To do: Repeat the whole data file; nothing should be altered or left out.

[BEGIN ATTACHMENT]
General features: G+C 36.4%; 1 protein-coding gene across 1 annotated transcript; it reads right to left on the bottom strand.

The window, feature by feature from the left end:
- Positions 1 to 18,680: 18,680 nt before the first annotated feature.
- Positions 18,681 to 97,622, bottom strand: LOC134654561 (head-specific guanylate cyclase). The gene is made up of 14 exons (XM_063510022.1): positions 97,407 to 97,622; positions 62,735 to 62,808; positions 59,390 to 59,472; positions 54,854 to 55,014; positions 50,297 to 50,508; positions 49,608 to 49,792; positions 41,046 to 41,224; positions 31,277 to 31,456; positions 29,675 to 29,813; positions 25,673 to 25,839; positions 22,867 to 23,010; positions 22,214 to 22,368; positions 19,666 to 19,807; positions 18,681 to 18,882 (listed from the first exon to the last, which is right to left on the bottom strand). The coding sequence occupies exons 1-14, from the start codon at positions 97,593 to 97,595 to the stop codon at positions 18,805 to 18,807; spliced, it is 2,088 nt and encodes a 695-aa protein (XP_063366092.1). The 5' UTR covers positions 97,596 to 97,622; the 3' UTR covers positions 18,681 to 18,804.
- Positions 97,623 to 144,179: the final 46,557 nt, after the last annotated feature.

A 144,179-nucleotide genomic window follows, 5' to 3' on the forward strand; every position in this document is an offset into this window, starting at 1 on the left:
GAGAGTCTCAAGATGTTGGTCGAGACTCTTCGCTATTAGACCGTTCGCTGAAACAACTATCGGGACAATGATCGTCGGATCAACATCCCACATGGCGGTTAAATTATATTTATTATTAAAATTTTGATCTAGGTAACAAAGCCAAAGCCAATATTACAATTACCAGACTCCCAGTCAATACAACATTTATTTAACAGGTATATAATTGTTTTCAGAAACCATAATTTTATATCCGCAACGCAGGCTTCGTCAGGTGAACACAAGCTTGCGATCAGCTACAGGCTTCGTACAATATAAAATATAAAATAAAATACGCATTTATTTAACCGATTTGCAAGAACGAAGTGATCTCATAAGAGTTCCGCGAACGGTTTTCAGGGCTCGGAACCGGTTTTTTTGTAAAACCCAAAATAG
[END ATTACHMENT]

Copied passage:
General features: G+C 36.4%; 1 protein-coding gene across 1 annotated transcript; it reads right to left on the bottom strand.

The window, feature by feature from the left end:
- Positions 1 to 18,680: 18,680 nt before the first annotated feature.
- Positions 18,681 to 97,622, bottom strand: LOC134654561 (head-specific guanylate cyclase). The gene is made up of 14 exons (XM_063510022.1): positions 97,407 to 97,622; positions 62,735 to 62,808; positions 59,390 to 59,472; positions 54,854 to 55,014; positions 50,297 to 50,508; positions 49,608 to 49,792; positions 41,046 to 41,224; positions 31,277 to 31,456; positions 29,675 to 29,813; positions 25,673 to 25,839; positions 22,867 to 23,010; positions 22,214 to 22,368; positions 19,666 to 19,807; positions 18,681 to 18,882 (listed from the first exon to the last, which is right to left on the bottom strand). The coding sequence occupies exons 1-14, from the start codon at positions 97,593 to 97,595 to the stop codon at positions 18,805 to 18,807; spliced, it is 2,088 nt and encodes a 695-aa protein (XP_063366092.1). The 5' UTR covers positions 97,596 to 97,622; the 3' UTR covers positions 18,681 to 18,804.
- Positions 97,623 to 144,179: the final 46,557 nt, after the last annotated feature.

A 144,179-nucleotide genomic window follows, 5' to 3' on the forward strand; every position in this document is an offset into this window, starting at 1 on the left:
GAGAGTCTCAAGATGTTGGTCGAGACTCTTCGCTATTAGACCGTTCGCTGAAACAACTATCGGGACAATGATCGTCGGATCAACATCCCACATGGCGGTTAAATTATATTTATTATTAAAATTTTGATCTAGGTAACAAAGCCAAAGCCAATATTACAATTACCAGACTCCCAGTCAATACAACATTTATTTAACAGGTATATAATTGTTTTCAGAAACCATAATTTTATATCCGCAACGCAGGCTTCGTCAGGTGAACACAAGCTTGCGATCAGCTACAGGCTTCGTACAATATAAAATATAAAATAAAATACGCATTTATTTAACCGATTTGCAAGAACGAAGTGATCTCATAAGAGTTCCGCGAACGGTTTTCAGGGCTCGGAACCGGTTTTTTTGTAAAACCCAAAATAG